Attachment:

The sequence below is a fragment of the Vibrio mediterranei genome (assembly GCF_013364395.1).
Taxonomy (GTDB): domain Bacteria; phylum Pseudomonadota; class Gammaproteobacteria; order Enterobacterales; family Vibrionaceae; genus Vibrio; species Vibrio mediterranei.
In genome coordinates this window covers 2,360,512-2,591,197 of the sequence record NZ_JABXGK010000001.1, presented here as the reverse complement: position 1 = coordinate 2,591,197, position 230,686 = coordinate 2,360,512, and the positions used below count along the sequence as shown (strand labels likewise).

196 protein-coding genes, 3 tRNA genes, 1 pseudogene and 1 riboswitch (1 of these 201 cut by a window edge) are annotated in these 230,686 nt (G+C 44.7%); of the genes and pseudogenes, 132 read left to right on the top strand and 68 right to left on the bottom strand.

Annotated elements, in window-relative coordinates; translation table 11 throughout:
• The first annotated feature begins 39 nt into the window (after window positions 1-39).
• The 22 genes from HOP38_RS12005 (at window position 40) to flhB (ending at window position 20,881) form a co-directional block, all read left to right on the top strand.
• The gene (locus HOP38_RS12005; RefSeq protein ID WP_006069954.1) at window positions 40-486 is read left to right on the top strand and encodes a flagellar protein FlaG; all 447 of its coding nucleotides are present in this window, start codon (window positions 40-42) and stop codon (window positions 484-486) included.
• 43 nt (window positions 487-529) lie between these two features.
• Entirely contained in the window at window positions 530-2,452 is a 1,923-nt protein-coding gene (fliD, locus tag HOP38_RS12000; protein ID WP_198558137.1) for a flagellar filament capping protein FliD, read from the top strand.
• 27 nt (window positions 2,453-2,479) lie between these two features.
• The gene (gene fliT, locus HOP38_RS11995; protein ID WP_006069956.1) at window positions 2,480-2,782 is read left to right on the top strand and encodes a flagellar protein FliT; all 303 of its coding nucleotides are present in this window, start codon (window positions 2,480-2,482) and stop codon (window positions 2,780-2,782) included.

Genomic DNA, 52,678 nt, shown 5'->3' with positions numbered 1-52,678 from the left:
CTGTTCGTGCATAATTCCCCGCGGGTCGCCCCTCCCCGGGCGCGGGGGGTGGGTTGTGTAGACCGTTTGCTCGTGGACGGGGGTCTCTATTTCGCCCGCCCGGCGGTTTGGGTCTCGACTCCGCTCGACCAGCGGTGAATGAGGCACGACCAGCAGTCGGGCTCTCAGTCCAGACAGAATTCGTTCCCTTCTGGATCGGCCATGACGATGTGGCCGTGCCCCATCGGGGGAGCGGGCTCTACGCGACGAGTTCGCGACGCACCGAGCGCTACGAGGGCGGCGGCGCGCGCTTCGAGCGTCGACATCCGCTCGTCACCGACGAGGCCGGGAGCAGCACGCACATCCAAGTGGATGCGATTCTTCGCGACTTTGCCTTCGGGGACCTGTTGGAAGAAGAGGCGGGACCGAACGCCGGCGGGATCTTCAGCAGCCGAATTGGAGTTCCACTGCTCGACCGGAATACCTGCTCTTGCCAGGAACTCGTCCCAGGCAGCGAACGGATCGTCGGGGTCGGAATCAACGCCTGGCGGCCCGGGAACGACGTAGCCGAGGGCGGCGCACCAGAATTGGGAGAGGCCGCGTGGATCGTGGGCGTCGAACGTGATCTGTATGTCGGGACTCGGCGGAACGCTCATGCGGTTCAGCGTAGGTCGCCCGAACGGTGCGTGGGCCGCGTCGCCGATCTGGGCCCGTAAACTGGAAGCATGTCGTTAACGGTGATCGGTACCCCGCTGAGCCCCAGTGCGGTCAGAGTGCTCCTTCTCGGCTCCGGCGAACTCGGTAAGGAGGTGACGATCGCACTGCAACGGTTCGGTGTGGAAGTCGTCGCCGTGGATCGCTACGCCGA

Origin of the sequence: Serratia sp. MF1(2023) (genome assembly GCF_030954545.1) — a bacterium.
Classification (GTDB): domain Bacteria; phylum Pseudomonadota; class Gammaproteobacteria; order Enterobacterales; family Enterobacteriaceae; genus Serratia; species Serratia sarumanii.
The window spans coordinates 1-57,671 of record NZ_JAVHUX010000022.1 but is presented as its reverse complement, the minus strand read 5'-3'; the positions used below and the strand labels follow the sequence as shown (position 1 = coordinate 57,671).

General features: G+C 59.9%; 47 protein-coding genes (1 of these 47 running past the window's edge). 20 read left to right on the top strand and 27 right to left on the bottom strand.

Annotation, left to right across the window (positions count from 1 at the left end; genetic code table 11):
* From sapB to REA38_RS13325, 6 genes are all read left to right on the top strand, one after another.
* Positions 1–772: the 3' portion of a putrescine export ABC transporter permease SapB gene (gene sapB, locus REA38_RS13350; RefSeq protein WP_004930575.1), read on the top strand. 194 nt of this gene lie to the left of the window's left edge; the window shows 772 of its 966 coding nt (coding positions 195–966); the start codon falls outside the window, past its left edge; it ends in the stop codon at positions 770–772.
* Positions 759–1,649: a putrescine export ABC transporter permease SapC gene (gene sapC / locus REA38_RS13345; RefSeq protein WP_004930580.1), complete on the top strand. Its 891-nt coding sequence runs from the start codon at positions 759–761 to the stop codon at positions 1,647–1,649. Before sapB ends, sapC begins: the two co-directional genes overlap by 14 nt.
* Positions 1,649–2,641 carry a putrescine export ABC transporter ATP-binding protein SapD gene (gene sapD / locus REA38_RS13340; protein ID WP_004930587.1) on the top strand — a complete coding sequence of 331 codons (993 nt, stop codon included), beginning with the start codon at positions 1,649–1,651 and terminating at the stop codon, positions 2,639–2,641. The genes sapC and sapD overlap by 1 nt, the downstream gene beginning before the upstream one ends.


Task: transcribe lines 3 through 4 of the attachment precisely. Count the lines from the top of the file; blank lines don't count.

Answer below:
In genome coordinates this window covers 2,360,512-2,591,197 of the sequence record NZ_JABXGK010000001.1, presented here as the reverse complement: position 1 = coordinate 2,591,197, position 230,686 = coordinate 2,360,512, and the positions used below count along the sequence as shown (strand labels likewise).

196 protein-coding genes, 3 tRNA genes, 1 pseudogene and 1 riboswitch (1 of these 201 cut by a window edge) are annotated in these 230,686 nt (G+C 44.7%); of the genes and pseudogenes, 132 read left to right on the top strand and 68 right to left on the bottom strand.